The Wall Street Journal today reports that Conagra Brands has revised its inflation expectations upwards after posting a weaker-than-expected quarterly profit. Conagra owns countless brands you’ll find in the grocery store, including Hunt’s tomatoes, Chef Boyardee, PAM cooking spray, and Vlasic pickles. (If you’re a Yankees fan of a certain age, you’ll no doubt remember that Conagra also makes the Cracker Jack competitor Crunch ‘n Munch.)
The Journal says that Conagra “expects gross inflation to be about 11% for fiscal 2022, compared with its prior outlook of about 9%. Conagra said it plans to continue adjusting prices and taking cost-saving measures.” Conagra also believes consumer demand will remain high. “It expects organic net sales for fiscal 2022 to rise about 1%, compared with its prior outlook of about flat,” the Journal says.
Conagra is not the first massive food company to say it expects higher inflation. Last month, General Mills said it expects more inflation, too. It pointed to the same concerns everyone has: logistical problems and higher input prices.
The August inflation report was frustratingly inconclusive on whether inflation is here to stay or not. The most common benchmarks for inflation expectations, the five-year and ten-year breakeven inflation rates derived from Treasury bond markets, still show inflation expectations holding steady at about 2.5 percent. In fact, expectations are slightly lower now than they were in May. That’s a big hurdle for inflation hawks to overcome.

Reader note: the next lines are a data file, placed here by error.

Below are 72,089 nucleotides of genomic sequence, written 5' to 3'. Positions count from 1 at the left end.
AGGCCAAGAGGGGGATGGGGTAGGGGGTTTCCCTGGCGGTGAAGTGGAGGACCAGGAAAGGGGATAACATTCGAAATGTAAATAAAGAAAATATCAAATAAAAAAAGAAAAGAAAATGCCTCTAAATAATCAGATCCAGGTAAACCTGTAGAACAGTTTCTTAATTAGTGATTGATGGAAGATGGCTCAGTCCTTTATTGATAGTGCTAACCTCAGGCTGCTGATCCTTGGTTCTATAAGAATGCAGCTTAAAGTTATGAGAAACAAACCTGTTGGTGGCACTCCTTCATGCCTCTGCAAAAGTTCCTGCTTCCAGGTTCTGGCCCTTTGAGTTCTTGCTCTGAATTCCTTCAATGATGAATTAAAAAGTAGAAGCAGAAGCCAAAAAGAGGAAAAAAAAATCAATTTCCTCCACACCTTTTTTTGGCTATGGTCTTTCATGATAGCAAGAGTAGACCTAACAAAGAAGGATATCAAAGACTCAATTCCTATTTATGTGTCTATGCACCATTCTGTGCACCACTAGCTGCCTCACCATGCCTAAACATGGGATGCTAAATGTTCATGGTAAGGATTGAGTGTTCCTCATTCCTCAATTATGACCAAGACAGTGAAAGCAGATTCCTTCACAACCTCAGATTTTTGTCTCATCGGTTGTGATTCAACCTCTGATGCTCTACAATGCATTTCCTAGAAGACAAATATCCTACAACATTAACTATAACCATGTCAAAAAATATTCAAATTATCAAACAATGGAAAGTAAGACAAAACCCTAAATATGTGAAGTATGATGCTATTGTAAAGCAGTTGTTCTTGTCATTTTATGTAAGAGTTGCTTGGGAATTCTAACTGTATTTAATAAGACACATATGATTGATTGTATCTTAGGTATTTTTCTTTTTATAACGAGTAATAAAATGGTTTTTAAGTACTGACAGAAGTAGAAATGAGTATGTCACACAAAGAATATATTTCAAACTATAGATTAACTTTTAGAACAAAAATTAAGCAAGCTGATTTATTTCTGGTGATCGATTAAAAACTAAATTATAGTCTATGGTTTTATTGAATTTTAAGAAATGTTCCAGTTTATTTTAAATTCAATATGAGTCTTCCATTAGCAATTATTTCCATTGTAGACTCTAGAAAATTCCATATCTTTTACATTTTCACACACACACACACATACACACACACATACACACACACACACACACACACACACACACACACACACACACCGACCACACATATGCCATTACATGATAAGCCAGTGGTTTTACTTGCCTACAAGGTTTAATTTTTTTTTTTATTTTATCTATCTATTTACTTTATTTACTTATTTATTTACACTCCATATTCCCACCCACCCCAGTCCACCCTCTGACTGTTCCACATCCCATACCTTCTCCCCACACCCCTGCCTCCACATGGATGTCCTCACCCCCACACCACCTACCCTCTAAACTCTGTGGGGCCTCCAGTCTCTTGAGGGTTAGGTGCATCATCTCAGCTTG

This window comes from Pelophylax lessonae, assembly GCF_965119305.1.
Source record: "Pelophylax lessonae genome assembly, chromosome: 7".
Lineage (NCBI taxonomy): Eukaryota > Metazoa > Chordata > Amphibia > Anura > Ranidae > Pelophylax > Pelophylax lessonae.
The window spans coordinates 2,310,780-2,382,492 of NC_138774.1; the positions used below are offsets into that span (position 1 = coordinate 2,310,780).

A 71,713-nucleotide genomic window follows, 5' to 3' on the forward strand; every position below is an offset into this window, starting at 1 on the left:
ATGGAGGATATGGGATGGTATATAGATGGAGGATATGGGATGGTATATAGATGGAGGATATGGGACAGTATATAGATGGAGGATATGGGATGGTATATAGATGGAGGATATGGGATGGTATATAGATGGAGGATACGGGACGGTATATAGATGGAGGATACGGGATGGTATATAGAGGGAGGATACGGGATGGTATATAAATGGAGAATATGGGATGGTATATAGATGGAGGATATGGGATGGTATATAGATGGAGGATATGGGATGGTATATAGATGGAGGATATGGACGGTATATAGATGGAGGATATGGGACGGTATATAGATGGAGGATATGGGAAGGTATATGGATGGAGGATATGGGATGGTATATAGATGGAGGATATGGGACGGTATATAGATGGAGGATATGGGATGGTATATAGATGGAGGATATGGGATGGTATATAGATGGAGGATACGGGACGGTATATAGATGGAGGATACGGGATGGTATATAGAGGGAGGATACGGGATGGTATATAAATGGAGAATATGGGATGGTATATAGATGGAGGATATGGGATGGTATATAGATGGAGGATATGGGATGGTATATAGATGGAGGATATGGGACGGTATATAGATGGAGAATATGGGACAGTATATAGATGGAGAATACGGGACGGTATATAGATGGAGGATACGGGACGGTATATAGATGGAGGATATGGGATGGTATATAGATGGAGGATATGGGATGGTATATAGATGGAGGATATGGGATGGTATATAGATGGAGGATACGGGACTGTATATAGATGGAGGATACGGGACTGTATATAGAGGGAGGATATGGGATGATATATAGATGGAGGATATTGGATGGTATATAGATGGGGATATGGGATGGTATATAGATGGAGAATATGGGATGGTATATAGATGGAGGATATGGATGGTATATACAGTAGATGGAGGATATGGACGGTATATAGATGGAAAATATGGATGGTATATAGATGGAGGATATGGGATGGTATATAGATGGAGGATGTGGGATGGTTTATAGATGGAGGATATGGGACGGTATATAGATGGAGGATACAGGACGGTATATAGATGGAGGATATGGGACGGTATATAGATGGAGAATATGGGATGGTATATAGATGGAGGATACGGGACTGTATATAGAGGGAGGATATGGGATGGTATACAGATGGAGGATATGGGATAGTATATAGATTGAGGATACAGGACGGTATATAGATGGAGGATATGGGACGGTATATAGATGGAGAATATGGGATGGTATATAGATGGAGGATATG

But these recent decisions by some of the country’s largest food companies present a problem for the transitory-inflation narrative. If more companies expect higher inflation and make pricing and wage decisions based on that, it can contribute to more inflation — the self-fulfilling prophecy of increased inflation expectations.
The decisions these companies make are based on market forces just as much as the decisions of Treasury bondholders. Both have skin in the game and money on the line.
It’s possible that they’re both right. Consumers could face higher food prices and lower prices elsewhere, to average out to steady inflation. Food inflation is more volatile than overall inflation, and it wouldn’t be out of the question for food prices to go up while other prices go down.
The September inflation report comes out October 13, which might help provide a better picture of where we’re headed. The issues we face, however, are broader than anything a monthly report can contain. If you’re confused about where inflation’s going, don’t feel bad — the market seems confused, too.
Something to Consider
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